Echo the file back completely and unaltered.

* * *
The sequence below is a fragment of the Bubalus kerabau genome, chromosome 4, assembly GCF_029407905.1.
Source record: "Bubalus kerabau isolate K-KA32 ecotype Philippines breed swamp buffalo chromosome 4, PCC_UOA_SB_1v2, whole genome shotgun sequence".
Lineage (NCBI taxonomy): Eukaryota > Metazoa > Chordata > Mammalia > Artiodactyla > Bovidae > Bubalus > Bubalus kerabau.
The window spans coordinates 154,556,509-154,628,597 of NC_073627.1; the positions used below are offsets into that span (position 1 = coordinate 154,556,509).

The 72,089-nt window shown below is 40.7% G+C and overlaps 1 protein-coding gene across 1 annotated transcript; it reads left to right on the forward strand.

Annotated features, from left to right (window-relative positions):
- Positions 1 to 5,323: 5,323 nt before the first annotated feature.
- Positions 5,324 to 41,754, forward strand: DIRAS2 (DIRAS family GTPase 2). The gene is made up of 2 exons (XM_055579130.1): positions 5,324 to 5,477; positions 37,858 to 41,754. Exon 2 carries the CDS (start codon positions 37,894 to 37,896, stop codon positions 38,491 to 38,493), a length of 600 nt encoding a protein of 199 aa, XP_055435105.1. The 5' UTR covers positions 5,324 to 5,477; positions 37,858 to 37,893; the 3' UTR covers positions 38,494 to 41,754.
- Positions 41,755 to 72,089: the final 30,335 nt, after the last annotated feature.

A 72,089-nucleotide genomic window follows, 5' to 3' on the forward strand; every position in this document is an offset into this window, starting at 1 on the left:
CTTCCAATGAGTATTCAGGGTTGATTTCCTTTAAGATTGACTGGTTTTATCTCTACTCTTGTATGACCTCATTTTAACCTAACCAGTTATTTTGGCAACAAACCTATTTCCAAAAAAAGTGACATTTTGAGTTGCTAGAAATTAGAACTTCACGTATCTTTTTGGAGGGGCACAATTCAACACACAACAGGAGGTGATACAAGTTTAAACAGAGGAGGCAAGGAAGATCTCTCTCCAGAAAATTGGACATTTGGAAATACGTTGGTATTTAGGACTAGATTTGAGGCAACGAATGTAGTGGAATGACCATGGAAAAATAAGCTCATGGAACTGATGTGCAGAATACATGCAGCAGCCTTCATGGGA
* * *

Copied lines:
The sequence below is a fragment of the Bubalus kerabau genome, chromosome 4, assembly GCF_029407905.1.
Source record: "Bubalus kerabau isolate K-KA32 ecotype Philippines breed swamp buffalo chromosome 4, PCC_UOA_SB_1v2, whole genome shotgun sequence".
Lineage (NCBI taxonomy): Eukaryota > Metazoa > Chordata > Mammalia > Artiodactyla > Bovidae > Bubalus > Bubalus kerabau.
The window spans coordinates 154,556,509-154,628,597 of NC_073627.1; the positions used below are offsets into that span (position 1 = coordinate 154,556,509).

The 72,089-nt window shown below is 40.7% G+C and overlaps 1 protein-coding gene across 1 annotated transcript; it reads left to right on the forward strand.

Annotated features, from left to right (window-relative positions):
- Positions 1 to 5,323: 5,323 nt before the first annotated feature.
- Positions 5,324 to 41,754, forward strand: DIRAS2 (DIRAS family GTPase 2). The gene is made up of 2 exons (XM_055579130.1): positions 5,324 to 5,477; positions 37,858 to 41,754. Exon 2 carries the CDS (start codon positions 37,894 to 37,896, stop codon positions 38,491 to 38,493), a length of 600 nt encoding a protein of 199 aa, XP_055435105.1. The 5' UTR covers positions 5,324 to 5,477; positions 37,858 to 37,893; the 3' UTR covers positions 38,494 to 41,754.
- Positions 41,755 to 72,089: the final 30,335 nt, after the last annotated feature.

A 72,089-nucleotide genomic window follows, 5' to 3' on the forward strand; every position in this document is an offset into this window, starting at 1 on the left:
CTTCCAATGAGTATTCAGGGTTGATTTCCTTTAAGATTGACTGGTTTTATCTCTACTCTTGTATGACCTCATTTTAACCTAACCAGTTATTTTGGCAACAAACCTATTTCCAAAAAAAGTGACATTTTGAGTTGCTAGAAATTAGAACTTCACGTATCTTTTTGGAGGGGCACAATTCAACACACAACAGGAGGTGATACAAGTTTAAACAGAGGAGGCAAGGAAGATCTCTCTCCAGAAAATTGGACATTTGGAAATACGTTGGTATTTAGGACTAGATTTGAGGCAACGAATGTAGTGGAATGACCATGGAAAAATAAGCTCATGGAACTGATGTGCAGAATACATGCAGCAGCCTTCATGGGA